Lily, Hattie, Rebecca, India, Jamie and Ruby

John Muir Award

During the last year 10 Mary Webb students took part in the John Muir award.  We met on Friday mornings for 2 hours over 13 weeks (though we had to have a few breaks due to COVID-19 and school holidays).

We took part in the discovery level award which takes a minimum of 25 hours to complete and includes 4 phases: discover, explore, conserve and share.


John Muir was born in Scotland in 1838.  He grew up fascinated with the natural world and after moving to America pioneered conservation work among many other things including writing poetry.  The award gave us insight into the life of John Muir and the legacy of his work.  We also discovered lots about the wild places close to the school and what makes them special.


We explored Earls hill nature reserve in all sorts of ways; hikes to the summit, barefoot walking and scrambling through the gorge.  Seeing the area from different perspectives and getting up close to nature connected us to our surroundings and brought them to life for us in new ways.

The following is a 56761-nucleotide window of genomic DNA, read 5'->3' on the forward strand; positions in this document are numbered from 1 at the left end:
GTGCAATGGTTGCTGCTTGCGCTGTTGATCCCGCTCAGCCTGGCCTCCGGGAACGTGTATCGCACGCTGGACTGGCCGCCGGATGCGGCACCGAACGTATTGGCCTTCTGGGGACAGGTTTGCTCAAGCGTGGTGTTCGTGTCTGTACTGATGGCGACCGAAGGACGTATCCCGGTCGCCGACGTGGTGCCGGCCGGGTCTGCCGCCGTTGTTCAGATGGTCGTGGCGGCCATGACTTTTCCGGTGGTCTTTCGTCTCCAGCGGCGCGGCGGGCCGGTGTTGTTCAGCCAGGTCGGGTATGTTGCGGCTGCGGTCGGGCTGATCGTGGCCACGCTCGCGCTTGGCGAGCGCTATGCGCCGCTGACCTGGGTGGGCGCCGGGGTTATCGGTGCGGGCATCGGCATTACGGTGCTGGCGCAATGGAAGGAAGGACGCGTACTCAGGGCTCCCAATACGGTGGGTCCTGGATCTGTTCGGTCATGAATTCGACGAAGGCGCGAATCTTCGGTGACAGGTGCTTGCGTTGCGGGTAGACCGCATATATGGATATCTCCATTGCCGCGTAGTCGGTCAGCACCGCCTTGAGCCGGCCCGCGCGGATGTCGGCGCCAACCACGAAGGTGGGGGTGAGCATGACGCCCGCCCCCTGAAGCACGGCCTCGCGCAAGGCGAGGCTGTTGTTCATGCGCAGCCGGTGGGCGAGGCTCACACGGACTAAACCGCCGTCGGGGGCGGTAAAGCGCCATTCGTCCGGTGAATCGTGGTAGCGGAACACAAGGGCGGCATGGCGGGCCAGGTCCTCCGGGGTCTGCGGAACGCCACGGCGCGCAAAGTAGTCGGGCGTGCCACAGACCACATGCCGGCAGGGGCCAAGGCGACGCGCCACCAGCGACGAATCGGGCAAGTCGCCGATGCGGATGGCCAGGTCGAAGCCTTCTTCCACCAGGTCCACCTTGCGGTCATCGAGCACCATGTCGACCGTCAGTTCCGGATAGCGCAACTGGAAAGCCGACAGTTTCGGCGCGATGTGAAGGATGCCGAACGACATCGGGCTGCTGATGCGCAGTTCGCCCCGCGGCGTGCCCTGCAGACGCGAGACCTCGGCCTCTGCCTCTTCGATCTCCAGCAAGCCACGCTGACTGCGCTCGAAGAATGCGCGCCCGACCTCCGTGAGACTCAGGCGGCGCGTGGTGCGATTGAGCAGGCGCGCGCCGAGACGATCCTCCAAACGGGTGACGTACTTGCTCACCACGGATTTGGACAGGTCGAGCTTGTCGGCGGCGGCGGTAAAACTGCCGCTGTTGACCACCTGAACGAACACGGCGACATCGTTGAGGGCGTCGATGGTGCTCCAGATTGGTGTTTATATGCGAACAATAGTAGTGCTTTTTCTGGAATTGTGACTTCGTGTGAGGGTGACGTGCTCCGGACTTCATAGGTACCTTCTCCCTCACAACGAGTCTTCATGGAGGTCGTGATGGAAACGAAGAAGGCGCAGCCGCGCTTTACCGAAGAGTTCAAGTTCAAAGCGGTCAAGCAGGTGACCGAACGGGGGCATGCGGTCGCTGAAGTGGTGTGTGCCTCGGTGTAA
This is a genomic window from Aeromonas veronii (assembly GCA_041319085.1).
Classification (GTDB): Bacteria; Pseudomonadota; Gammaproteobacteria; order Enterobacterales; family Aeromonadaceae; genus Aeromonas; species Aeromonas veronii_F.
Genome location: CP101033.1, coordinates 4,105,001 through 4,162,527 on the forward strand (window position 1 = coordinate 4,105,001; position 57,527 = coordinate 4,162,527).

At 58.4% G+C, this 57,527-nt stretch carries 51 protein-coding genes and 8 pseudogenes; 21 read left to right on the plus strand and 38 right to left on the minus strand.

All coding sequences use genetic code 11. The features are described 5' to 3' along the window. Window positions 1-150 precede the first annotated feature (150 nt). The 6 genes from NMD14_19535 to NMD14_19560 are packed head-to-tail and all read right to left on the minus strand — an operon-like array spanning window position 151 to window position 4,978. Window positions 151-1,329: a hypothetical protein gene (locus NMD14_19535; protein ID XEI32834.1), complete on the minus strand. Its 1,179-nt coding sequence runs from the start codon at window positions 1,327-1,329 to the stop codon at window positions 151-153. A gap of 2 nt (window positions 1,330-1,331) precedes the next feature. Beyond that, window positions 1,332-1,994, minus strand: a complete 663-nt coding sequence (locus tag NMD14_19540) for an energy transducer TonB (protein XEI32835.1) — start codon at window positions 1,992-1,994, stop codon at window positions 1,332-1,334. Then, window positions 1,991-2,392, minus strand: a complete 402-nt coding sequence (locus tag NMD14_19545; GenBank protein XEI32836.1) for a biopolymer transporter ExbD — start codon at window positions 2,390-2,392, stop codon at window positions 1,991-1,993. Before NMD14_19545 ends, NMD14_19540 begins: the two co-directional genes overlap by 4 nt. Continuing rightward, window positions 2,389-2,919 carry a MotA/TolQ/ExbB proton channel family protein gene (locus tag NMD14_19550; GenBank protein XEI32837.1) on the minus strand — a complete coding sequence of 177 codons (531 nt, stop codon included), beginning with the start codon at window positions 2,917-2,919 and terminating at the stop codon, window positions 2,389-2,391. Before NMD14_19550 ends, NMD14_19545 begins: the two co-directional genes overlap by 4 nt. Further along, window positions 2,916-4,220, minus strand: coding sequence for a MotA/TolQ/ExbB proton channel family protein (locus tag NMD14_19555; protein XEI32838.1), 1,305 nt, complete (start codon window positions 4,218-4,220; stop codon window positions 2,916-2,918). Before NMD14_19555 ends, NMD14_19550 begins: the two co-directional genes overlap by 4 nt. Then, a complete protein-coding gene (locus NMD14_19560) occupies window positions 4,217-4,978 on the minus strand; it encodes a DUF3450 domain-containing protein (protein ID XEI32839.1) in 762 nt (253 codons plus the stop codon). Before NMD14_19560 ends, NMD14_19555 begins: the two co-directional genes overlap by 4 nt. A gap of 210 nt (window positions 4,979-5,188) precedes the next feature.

For our conservation project we linked up with the Stepping Stones Project coordinated by the National Trust.  The aim of the project is to join up habitats which will allow for animal species to access more of the countryside and grow in numbers. One of these important species is the hazel dormouse.  Dormice are very cute and their population is under threat in the UK, their habitat is woodland and hedgerows where hazel trees are found.  For our project we took part in a survey where we had to find hazelnuts that had been nibbled and then try and identify which creature had done the nibbling, it wasn’t easy.  Sadly, we didn’t get a clear dormouse ID but we did find bank vole and shrew nibbled nuts.  Lots of people participated in the survey and it did result in 2 positive new dormouse location ID’s elsewhere in the district.  For the second phase of our project we took on the challenge of making some dormouse nest boxes which will be used by the Stepping Stones project in known dormouse locations to help conserve the species. Making the boxes was fun but frustrating at times, working with a hard wood does not make for easy sawing!